Before delving into specific world religions, this lecture unpacks some general principles about what makes a religion in the first place. Reflect on how humans throughout history have viewed their God or gods. Then turn to the major sacred literature to explore the foundations of religious experience.

36 min
A World Full of Defunct Gods

03: A World Full of Defunct Gods

Go back to the ancient world to survey “defunct” polytheistic religious systems—that is, religions with few followers today. Your study includes polytheism in Mesopotamia, ancient Egypt, ancient Greece, and ancient Rome. Professor Garland introduces you to the major gods and offers insight into their relationship to everyday people.

34 min
A World Full of Living Gods

04: A World Full of Living Gods

Shift your attention to polytheism in the world today, beginning with an in-depth look at Hinduism. You’ll explore the major tenets and Hindu gods, and then consider whether Hinduism is truly a polytheistic religion. The lecture rounds out with a survey of folk religions in Sub-Saharan Africa and among Native Americans.

36 min
The Beginnings of Monotheism

05: The Beginnings of Monotheism

How did monotheism emerge in the human brain? Tackle this fascinating question by reflecting on a blip of monotheism in ancient Egypt followed by the global rise of monotheism in the Abrahamic faiths of Judaism, Christianity, and Islam. Consider what differentiates these faiths—and more importantly, what might tie them together.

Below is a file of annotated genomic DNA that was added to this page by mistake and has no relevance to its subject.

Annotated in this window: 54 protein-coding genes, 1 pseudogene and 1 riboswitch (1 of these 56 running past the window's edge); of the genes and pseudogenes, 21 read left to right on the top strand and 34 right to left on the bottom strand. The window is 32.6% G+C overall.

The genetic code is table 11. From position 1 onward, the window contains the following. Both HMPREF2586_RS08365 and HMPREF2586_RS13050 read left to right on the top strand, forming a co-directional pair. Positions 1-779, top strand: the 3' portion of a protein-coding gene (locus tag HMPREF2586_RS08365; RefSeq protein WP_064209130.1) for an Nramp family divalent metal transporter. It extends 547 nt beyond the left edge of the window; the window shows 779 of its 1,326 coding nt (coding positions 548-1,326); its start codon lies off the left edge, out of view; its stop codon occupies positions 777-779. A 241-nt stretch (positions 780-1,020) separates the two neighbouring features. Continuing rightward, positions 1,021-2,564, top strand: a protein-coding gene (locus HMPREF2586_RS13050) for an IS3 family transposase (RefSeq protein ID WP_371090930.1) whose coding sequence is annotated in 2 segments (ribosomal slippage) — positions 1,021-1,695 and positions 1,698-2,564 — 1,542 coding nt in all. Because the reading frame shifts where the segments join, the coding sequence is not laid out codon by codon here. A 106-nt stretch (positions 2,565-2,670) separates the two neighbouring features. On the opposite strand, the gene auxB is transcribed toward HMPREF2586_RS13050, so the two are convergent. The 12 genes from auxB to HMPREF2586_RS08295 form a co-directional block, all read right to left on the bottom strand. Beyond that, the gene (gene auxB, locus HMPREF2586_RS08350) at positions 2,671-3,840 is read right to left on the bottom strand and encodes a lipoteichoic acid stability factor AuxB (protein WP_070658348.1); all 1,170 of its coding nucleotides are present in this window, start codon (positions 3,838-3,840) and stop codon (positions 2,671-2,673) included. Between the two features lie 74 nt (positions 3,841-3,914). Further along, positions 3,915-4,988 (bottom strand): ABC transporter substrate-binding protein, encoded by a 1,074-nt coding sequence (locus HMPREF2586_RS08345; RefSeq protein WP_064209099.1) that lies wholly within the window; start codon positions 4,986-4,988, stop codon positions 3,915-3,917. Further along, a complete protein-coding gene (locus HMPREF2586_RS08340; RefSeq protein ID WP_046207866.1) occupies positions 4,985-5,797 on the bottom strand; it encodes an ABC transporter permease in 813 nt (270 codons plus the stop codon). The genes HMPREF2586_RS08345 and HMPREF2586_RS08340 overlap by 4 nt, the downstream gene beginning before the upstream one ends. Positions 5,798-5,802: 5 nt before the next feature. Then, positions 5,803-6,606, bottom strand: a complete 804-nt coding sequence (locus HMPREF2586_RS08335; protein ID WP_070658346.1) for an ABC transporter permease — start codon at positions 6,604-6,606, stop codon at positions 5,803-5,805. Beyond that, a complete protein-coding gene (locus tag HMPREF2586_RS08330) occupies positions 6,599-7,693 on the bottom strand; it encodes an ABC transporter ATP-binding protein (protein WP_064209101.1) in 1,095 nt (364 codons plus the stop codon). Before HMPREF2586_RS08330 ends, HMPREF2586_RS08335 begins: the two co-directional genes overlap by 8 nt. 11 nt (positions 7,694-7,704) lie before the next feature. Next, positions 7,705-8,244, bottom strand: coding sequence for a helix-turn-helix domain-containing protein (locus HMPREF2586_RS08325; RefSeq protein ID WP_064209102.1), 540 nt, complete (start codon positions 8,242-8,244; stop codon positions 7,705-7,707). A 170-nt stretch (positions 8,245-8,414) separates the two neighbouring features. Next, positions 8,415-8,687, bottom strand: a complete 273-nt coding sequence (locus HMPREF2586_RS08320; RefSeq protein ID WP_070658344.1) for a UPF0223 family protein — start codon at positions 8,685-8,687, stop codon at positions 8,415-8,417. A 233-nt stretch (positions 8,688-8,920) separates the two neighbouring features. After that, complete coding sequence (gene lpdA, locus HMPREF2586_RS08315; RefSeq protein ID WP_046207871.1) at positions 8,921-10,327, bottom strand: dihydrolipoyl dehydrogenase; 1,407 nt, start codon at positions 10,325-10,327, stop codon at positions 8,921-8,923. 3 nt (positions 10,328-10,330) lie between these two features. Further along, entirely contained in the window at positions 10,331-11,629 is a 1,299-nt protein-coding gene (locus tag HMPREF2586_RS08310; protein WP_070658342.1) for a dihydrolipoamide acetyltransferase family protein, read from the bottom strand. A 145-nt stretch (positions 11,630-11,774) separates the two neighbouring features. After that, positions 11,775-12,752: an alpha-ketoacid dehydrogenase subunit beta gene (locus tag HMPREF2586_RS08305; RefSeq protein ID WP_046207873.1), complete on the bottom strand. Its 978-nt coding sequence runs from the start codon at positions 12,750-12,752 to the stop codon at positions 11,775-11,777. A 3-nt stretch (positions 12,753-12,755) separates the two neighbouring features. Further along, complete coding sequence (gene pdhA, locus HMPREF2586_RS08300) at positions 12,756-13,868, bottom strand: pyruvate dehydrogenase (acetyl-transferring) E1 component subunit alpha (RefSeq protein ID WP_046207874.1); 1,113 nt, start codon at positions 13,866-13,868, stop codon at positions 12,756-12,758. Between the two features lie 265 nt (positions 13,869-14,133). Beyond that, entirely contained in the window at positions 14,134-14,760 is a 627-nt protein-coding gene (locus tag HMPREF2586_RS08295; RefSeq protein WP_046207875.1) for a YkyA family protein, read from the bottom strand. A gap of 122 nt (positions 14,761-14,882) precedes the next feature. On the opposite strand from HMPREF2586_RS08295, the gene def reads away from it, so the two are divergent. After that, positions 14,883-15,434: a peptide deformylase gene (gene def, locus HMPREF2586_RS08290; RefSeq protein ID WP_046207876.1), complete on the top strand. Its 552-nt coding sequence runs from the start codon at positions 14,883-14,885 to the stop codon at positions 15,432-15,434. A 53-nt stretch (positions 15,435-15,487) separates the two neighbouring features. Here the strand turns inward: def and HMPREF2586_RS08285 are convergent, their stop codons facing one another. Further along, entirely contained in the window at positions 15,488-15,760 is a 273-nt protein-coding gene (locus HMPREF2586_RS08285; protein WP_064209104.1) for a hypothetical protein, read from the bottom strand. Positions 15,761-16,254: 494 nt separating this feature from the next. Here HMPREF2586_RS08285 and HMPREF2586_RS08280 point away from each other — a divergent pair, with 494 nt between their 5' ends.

34 min
How to Contact Your God

06: How to Contact Your God

The ability to contact a god is a crucial component of religion. Here, Professor Garland walks you through prayer, sacrifice, and votive offerings as three common ways humans have reached out to their God or gods. Travel the world and across time to examine everything from holy meditations to ghastly human sacrifices.

32 min
Women, Sex, and Sexuality

07: Women, Sex, and Sexuality

Anxiety about offspring abounded in ancient societies; so, it should be no surprise that fertility goddesses played a major role in their religions. Delve into the world of women and sex to meet some of the prominent female deities in world religions. Your exploration also includes a rich discussion of the role of women in society throughout history.

34 min
Intolerance and Persecution